Veterans Affairs Federal Benefits for Veterans and Dependents," I asked the
VA how long they would keep him. I
was aware of VA budget cut backs and knew about the "pecking order"
for long-term care. I was asked
what I meant by that question. I
repeated my question. They
replied..."about 6 months." I
asked why six months when the military told my father that the VA would be
taking care of him for a lifetime? Why
6 months now when he could stay longer 10 years ago?
Where would he go after six months?
They said they would send him to one of the local nursing homes,
"means test" him, and qualify him for Title 19 or Welfare.
knew this would be hard for him to understand and would break his heart.
He believed the Government would always stand by its word and keep its
promises, as he had done for them. I
asked the VA why they would do that to a Vet?
They said it allows them to put him on other government money (Federal
and State) and use the VA- budgeted money for other Veterans.
I asked that the VA Administration tell him about going to a local
nursing home as a welfare case since they broke the promise.
They asked me if they could wait on that.
Fortunately for them, he passed away from infection from the surgery
before the 6 months time line came along.
have learned first hand how the government works.
I have seen how they made good on their care promises, until the money
got tight. Now it appears the
Vietnam Vets will get the short straw for the care they were promised as well.
asked a local VA Administrator why they would not inform the vets about how the
system works, so they could insure what they had rather than go through the
spend-down process. He said they do
get the information out there, but quite frankly, no one believes them.
Everyone assumes that they will be the one who receives the care as
promised to them all over 50 years ago. They
were promised care as payment for services given.
Today, there are vets out there who still rely on that promise.
They will say to me that I should not worry for them when I talk about
long-term care insurance, "I have VA!"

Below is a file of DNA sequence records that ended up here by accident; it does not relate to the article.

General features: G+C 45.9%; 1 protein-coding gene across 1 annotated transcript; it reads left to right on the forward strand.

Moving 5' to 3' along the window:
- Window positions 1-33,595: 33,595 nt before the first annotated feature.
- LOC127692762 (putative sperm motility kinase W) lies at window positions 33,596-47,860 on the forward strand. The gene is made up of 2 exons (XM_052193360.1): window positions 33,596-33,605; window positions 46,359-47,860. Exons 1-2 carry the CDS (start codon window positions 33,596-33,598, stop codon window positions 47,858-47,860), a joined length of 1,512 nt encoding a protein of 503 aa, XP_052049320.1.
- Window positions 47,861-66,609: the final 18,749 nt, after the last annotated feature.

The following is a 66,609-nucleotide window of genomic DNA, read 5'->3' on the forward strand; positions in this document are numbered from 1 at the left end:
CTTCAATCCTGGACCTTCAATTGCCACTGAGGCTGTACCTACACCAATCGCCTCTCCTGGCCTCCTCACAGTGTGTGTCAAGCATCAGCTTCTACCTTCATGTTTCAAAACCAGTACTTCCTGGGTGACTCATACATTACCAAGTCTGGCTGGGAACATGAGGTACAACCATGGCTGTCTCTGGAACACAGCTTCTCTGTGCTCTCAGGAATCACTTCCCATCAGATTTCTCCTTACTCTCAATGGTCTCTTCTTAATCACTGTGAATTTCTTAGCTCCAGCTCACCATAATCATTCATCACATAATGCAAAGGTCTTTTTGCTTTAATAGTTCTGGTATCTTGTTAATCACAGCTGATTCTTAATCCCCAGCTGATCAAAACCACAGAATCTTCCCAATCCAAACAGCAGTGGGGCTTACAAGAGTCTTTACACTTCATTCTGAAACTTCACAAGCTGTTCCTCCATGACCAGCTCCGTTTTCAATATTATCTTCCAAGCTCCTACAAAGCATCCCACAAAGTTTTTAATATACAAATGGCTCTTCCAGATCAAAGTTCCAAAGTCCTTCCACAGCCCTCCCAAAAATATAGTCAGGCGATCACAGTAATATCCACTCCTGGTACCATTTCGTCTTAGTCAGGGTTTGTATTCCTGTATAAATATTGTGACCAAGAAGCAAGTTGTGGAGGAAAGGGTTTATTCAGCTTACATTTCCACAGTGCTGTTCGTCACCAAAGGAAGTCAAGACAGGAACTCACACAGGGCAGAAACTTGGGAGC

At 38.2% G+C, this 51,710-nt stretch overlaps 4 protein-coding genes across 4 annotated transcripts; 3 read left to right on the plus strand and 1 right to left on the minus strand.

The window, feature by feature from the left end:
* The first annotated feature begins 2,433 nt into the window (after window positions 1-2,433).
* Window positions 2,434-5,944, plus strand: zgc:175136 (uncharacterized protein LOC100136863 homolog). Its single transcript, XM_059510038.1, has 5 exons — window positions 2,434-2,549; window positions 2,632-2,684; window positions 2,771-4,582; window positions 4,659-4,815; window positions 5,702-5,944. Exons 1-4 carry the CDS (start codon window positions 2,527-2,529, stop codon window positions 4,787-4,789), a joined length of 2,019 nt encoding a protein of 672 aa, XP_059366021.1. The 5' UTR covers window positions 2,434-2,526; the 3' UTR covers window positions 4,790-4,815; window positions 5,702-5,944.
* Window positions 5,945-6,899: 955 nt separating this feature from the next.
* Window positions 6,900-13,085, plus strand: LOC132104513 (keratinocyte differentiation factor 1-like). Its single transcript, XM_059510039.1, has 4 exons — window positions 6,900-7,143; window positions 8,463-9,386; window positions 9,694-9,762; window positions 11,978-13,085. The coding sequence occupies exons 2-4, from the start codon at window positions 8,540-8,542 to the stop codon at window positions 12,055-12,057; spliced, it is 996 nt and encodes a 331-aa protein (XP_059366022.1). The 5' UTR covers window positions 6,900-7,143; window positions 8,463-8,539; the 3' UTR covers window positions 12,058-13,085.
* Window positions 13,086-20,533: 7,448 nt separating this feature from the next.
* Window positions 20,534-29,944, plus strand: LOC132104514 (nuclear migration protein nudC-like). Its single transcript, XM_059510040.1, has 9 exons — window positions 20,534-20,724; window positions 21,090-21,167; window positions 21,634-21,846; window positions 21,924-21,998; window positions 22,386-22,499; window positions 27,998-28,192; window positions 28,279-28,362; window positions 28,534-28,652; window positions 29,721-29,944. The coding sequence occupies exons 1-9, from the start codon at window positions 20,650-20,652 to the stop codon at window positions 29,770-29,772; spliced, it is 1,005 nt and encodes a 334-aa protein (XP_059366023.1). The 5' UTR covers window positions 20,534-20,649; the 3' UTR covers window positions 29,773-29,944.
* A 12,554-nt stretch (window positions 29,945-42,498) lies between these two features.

I use our firsthand story to inform and give advice.
The VA, up to the last 10 years, took care of the Vets, as promised.
Do not, under any circumstances, rely on them today.
I don't care what they promise if you are not service-connected disabled.
Get a copy of the current edition of the Department of Veterans Affairs
Federal Benefits for Veterans and Dependents.
Check out the section on Health-Care Benefits and Nursing Home Care.
Please, pass it on to a Vet who still believes in the promise.
He has earned the right to know.
Bosley sold Long-Term Care Insurance for 25 years ago in Omaha, Nebraska.
Today, he works with the Dean L. Wilde Agency, Inc. and the American
Senior Network in Sioux Falls, South Dakota, brokering Long-Term Care contracts
and other senior products to individual agents and large insurance agencies
across the country.
7 MILLION AMERICANS HAVE LTC INSURANCE.
So reports Jesse Slome of Sales Creators, Inc.
That's a milestone worth noting. But just to put it in context:
There are 26,549,704 veterans in the United States and
Puerto Rico according to the Department of Veterans Affairs (http://www.va.gov/vetdata/Census2000/index.htm).
Only a fraction of them have private long-term care
insurance, although most of them should not count on the VA or Medicaid to pay
for their care when the time comes.
If you are part of, or would like to become part of, the
"army" of agents trying to protect Americans against the risk and cost
of long-term care, you should consider attending:
2005 National LTCi Producers Summit; October 16-18, 2005; at the Crown Center
Westin, Kansas City, MO. Check out
the details here: http://www.ltcsales.com/2005summit.